Banks Finds Calling with Tennis
As a sophomore at Riverview Gardens High School in north St. Louis, Darian Banks had never touched a tennis racquet in his life when his single mom discovered Just-Us Tennis Foundation. The nonprofit organization offered free lessons for underserved populations in the St. Louis area.
Banks participated in lessons and proceeded to join the boys’ tennis team at Riverview Gardens. A year later as a junior, Banks advanced all the way to play No. 2 singles for the Rams. And now more than a decade later, Banks is leading the charge for an almost identical nonprofit program to Just-Us in the form of the East St. Louis Community Tennis Association (CTA).
“With me starting the same way I’m now working in, it actually shows kids you can start one way, venture off and be successful in tennis in many different ways,” Banks said. “It’s really rewarding because I get to see kids who have never even heard of tennis. I show them how good I am, how much potential they can have in the sport and how far they can go in the sport. It just means a lot to me because this is a sport I love so much.”
Banks has served as head director and tennis professional for the East St. Louis Community Tennis Association for a year. Scott Stinson, president of East St. Louis CTA, sought out Banks for the role and sponsored him to receive his United States Professional Tennis Association certification.
“Once they brought this to my attention, I realized this was something I always wanted to do,” Banks said. “When I started, I realized how expensive the sport was. I always wanted to bring more kids who didn’t have the chance to play tennis. That was my mission. Once this was brought to me, I completely was all-in and said yes. I didn’t even think about it twice. I felt like it was my purpose.”
Each week, Banks introduces tennis to at least 25 kids in underserved areas. He runs programming for children throughout the week as well as on Saturdays. Banks also facilitates open play for adults on Sundays, with attendees having the option to receive instruction from Banks or just drop in and play. He hopes to grow that audience and ultimately offer World TeamTennis or league opportunities.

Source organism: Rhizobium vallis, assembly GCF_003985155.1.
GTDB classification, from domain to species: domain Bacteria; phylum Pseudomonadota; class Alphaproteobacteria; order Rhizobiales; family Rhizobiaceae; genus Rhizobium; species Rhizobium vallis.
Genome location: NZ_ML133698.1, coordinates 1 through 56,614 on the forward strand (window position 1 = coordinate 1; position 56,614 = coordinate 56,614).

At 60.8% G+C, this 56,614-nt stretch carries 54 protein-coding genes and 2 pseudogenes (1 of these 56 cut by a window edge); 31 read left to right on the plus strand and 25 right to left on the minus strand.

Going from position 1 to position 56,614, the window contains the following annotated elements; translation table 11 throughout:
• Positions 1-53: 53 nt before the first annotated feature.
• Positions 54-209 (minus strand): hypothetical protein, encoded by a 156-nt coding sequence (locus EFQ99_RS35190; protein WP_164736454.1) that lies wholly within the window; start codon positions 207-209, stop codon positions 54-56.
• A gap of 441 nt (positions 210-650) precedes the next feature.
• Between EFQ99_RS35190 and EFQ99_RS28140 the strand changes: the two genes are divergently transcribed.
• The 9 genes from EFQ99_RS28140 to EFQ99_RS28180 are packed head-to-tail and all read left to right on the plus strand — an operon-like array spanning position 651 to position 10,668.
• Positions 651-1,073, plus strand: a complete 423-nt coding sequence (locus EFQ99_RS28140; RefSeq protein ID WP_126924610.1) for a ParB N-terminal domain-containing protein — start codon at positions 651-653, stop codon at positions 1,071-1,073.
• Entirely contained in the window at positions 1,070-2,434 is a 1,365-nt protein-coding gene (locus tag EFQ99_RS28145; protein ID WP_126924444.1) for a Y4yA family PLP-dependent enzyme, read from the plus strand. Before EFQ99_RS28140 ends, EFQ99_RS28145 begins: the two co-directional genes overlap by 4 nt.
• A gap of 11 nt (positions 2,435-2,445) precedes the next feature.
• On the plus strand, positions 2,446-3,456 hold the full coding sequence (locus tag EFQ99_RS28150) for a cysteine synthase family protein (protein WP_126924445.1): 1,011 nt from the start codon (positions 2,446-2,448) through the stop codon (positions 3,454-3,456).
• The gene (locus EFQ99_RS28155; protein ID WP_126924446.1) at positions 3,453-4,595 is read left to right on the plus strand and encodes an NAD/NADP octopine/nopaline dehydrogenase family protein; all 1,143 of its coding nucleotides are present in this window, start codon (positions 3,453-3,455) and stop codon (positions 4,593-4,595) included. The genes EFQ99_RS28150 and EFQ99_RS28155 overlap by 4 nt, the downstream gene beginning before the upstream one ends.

The East St. Louis CTA partners with local organizations — including the Lessie Bates Davis Neighborhood House, Griffin Center and Christian Activity Center — to provide free group lessons or even private training. Banks pops up a portable net and teaches kids at the facilities basic tennis skills and stroke mechanics. The East. St. Louis CTA also utilizes three courts at Lincoln Park that were constructed in 2017 with assistance from a USTA grant.
“It definitely helps having the same experience they are now having,” Banks said. “I of course couldn’t afford the equipment or private lessons. The fact I was able to get free lessons from quality coaches, and those coaches were black as well.
“Being able to learn from people of the same background and same race is important because representation matters. People are actually able to connect with you from experiences. Then they know you’re sincere about your work and what you’re doing.”
In addition to free tennis programming, the East St. Louis CTA provides racquets, balls, bags and other equipment free of charge to participants. Banks said the USTA has stepped up big-time to assist in funding that equipment via grants, on top of aiding with exposure to get the word out about the organization’s work. The East St. Louis CTA was named the CTA of the Year by both the USTA Missouri Valley and USTA St. Louis in 2020.
Those interested in learning more about the East St. Louis Community Tennis Association or getting involved can visit their website by clicking here. Banks said individuals can also contact him directly at Darian@EastSTLCTA.org.
Along with his on-court efforts, Banks works behind the scenes emailing and communicating with parents, developing programs and writing grants for the East St. Louis CTA. Additionally, Banks is employed full-time as a tennis instructor at Vetta Sports Concord in South County.
He’s found time to sprinkle in some World TeamTennis and USTA leagues, including the Adult 18-45 Social League at Clayton’s Shaw Park on Friday nights. Banks played tennis collegiately at Webster University.
“Every single time I’m on a tennis court — whether it’s playing or coaching — it never feels like work,” Banks said. “I always enjoy it. No matter how many days a week I’m working or how long the hours can be sometimes. I love building up players from the beginning, helping them to grow their games and inspiring them to get better.”
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